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U.S. traffic deaths at 61-year low

Improved safety gear is credited for reduced fatalities in 2010 and the lowest rate of deaths per miles traveled in history. Deaths in crashes involving drunk drivers also drop.

December 06, 2011|By Jerry Hirsch, Los Angeles Times
  • Highway fatalities fell to 32,885 in 2010, the lowest total since 1949, government statistics show. Above, a vehicle undergoes a side-impact crash test.
Highway fatalities fell to 32,885 in 2010, the lowest total since 1949,… (Handout, IIHS )

Traffic deaths in 2010 fell to their lowest levels in more than 60 years, according to new data from the Department of Transportation.

Safety technology in vehicles has made huge leaps in recent years and has lowered death and injury rates in collisions, analysts say.

Even the base models of 2012 vehicles are now required to have anti-lock brakes, electronic stability control, tire pressure sensor monitors and multiple air bags. More expensive vehicles have extra features such as backup cameras and blind-spot warning lights and alerts.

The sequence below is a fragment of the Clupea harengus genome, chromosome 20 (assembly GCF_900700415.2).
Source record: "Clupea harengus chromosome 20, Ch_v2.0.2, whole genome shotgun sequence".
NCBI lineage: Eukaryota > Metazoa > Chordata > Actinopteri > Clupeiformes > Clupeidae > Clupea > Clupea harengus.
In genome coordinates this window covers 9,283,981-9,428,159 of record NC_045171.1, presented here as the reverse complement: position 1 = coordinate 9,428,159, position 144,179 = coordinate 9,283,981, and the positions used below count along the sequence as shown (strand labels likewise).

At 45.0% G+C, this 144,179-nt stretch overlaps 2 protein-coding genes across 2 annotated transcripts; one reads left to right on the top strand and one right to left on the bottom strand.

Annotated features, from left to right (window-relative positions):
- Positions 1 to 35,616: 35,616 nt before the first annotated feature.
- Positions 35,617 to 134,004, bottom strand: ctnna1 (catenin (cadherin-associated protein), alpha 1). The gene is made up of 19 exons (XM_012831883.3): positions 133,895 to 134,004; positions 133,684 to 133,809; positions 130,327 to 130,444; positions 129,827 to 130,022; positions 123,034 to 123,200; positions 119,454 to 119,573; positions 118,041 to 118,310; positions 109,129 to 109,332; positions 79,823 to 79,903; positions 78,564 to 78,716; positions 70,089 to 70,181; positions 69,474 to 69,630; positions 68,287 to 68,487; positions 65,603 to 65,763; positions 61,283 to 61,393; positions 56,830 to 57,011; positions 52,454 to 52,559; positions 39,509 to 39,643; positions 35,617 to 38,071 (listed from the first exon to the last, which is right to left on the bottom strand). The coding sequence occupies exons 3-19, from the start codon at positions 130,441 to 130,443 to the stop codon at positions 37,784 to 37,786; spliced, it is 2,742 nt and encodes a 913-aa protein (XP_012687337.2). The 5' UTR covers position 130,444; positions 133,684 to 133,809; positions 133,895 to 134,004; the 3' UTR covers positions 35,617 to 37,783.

Highway deaths fell to 32,885 for the year, the lowest total since 1949, Transportation Secretary Ray LaHood said. The record-breaking decline in traffic fatalities occurred even as U.S. drivers traveled nearly 46 billion more miles during the year, a 1.6% increase over 2009, he said.

"While we have more work to do to continue to protect American motorists, these numbers show we're making historic progress when it comes to improving safety on our nation's roadways," LaHood said.

2010 also had the lowest fatality rate ever recorded, with 1.10 deaths per 100 million vehicle miles traveled in 2010, down from 1.15 deaths per 100 million vehicle miles traveled in 2009, the updated information from the National Highway Traffic Safety Administration showed.

In another key statistic, deaths in crashes involving drunk drivers dropped 4.9% in 2010, to 10,228 lives compared with 10,759 in 2009.

Still, the improvements were not uniform. Fatalities rose among pedestrians, motorcycle riders and occupants of large trucks.

jerry.hirsch@latimes.com

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